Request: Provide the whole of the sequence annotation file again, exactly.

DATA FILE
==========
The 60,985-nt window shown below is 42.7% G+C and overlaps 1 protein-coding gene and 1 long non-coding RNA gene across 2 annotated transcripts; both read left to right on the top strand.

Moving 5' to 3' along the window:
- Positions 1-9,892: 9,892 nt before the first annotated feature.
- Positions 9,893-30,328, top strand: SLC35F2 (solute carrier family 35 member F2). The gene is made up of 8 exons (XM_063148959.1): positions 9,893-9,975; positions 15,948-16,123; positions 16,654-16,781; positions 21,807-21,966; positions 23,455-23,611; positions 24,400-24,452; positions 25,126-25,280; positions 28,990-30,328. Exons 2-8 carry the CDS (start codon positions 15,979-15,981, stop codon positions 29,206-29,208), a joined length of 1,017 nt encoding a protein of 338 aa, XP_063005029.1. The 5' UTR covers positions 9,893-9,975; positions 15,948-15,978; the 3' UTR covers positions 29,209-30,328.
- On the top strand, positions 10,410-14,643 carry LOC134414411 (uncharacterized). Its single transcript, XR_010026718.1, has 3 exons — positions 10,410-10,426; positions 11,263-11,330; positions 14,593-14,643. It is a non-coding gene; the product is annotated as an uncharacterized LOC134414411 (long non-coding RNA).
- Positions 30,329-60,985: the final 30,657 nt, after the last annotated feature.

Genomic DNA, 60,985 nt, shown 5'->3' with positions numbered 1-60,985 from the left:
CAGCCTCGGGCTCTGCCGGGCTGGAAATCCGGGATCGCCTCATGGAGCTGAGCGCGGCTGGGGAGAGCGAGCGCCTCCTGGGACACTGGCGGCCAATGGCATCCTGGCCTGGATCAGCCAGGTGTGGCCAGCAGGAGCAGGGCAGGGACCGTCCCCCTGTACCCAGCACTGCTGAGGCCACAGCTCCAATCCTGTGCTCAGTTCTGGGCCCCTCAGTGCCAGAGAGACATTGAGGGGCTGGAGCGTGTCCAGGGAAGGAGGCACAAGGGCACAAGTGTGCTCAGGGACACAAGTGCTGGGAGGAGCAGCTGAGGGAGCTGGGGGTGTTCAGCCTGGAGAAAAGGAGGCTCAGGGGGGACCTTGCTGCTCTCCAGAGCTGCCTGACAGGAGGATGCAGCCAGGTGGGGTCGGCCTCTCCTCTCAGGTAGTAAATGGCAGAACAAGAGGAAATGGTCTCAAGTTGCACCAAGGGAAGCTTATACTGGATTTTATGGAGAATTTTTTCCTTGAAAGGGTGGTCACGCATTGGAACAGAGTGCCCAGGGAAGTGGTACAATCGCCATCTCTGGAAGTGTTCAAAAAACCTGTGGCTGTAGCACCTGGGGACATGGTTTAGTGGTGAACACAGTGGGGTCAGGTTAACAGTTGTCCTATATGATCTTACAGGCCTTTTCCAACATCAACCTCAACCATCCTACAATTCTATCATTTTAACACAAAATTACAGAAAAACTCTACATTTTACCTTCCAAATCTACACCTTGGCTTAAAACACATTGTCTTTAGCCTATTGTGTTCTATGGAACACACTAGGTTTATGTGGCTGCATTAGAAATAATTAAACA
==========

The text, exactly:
The 60,985-nt window shown below is 42.7% G+C and overlaps 1 protein-coding gene and 1 long non-coding RNA gene across 2 annotated transcripts; both read left to right on the top strand.

Moving 5' to 3' along the window:
- Positions 1-9,892: 9,892 nt before the first annotated feature.
- Positions 9,893-30,328, top strand: SLC35F2 (solute carrier family 35 member F2). The gene is made up of 8 exons (XM_063148959.1): positions 9,893-9,975; positions 15,948-16,123; positions 16,654-16,781; positions 21,807-21,966; positions 23,455-23,611; positions 24,400-24,452; positions 25,126-25,280; positions 28,990-30,328. Exons 2-8 carry the CDS (start codon positions 15,979-15,981, stop codon positions 29,206-29,208), a joined length of 1,017 nt encoding a protein of 338 aa, XP_063005029.1. The 5' UTR covers positions 9,893-9,975; positions 15,948-15,978; the 3' UTR covers positions 29,209-30,328.
- On the top strand, positions 10,410-14,643 carry LOC134414411 (uncharacterized). Its single transcript, XR_010026718.1, has 3 exons — positions 10,410-10,426; positions 11,263-11,330; positions 14,593-14,643. It is a non-coding gene; the product is annotated as an uncharacterized LOC134414411 (long non-coding RNA).
- Positions 30,329-60,985: the final 30,657 nt, after the last annotated feature.

Genomic DNA, 60,985 nt, shown 5'->3' with positions numbered 1-60,985 from the left:
CAGCCTCGGGCTCTGCCGGGCTGGAAATCCGGGATCGCCTCATGGAGCTGAGCGCGGCTGGGGAGAGCGAGCGCCTCCTGGGACACTGGCGGCCAATGGCATCCTGGCCTGGATCAGCCAGGTGTGGCCAGCAGGAGCAGGGCAGGGACCGTCCCCCTGTACCCAGCACTGCTGAGGCCACAGCTCCAATCCTGTGCTCAGTTCTGGGCCCCTCAGTGCCAGAGAGACATTGAGGGGCTGGAGCGTGTCCAGGGAAGGAGGCACAAGGGCACAAGTGTGCTCAGGGACACAAGTGCTGGGAGGAGCAGCTGAGGGAGCTGGGGGTGTTCAGCCTGGAGAAAAGGAGGCTCAGGGGGGACCTTGCTGCTCTCCAGAGCTGCCTGACAGGAGGATGCAGCCAGGTGGGGTCGGCCTCTCCTCTCAGGTAGTAAATGGCAGAACAAGAGGAAATGGTCTCAAGTTGCACCAAGGGAAGCTTATACTGGATTTTATGGAGAATTTTTTCCTTGAAAGGGTGGTCACGCATTGGAACAGAGTGCCCAGGGAAGTGGTACAATCGCCATCTCTGGAAGTGTTCAAAAAACCTGTGGCTGTAGCACCTGGGGACATGGTTTAGTGGTGAACACAGTGGGGTCAGGTTAACAGTTGTCCTATATGATCTTACAGGCCTTTTCCAACATCAACCTCAACCATCCTACAATTCTATCATTTTAACACAAAATTACAGAAAAACTCTACATTTTACCTTCCAAATCTACACCTTGGCTTAAAACACATTGTCTTTAGCCTATTGTGTTCTATGGAACACACTAGGTTTATGTGGCTGCATTAGAAATAATTAAACA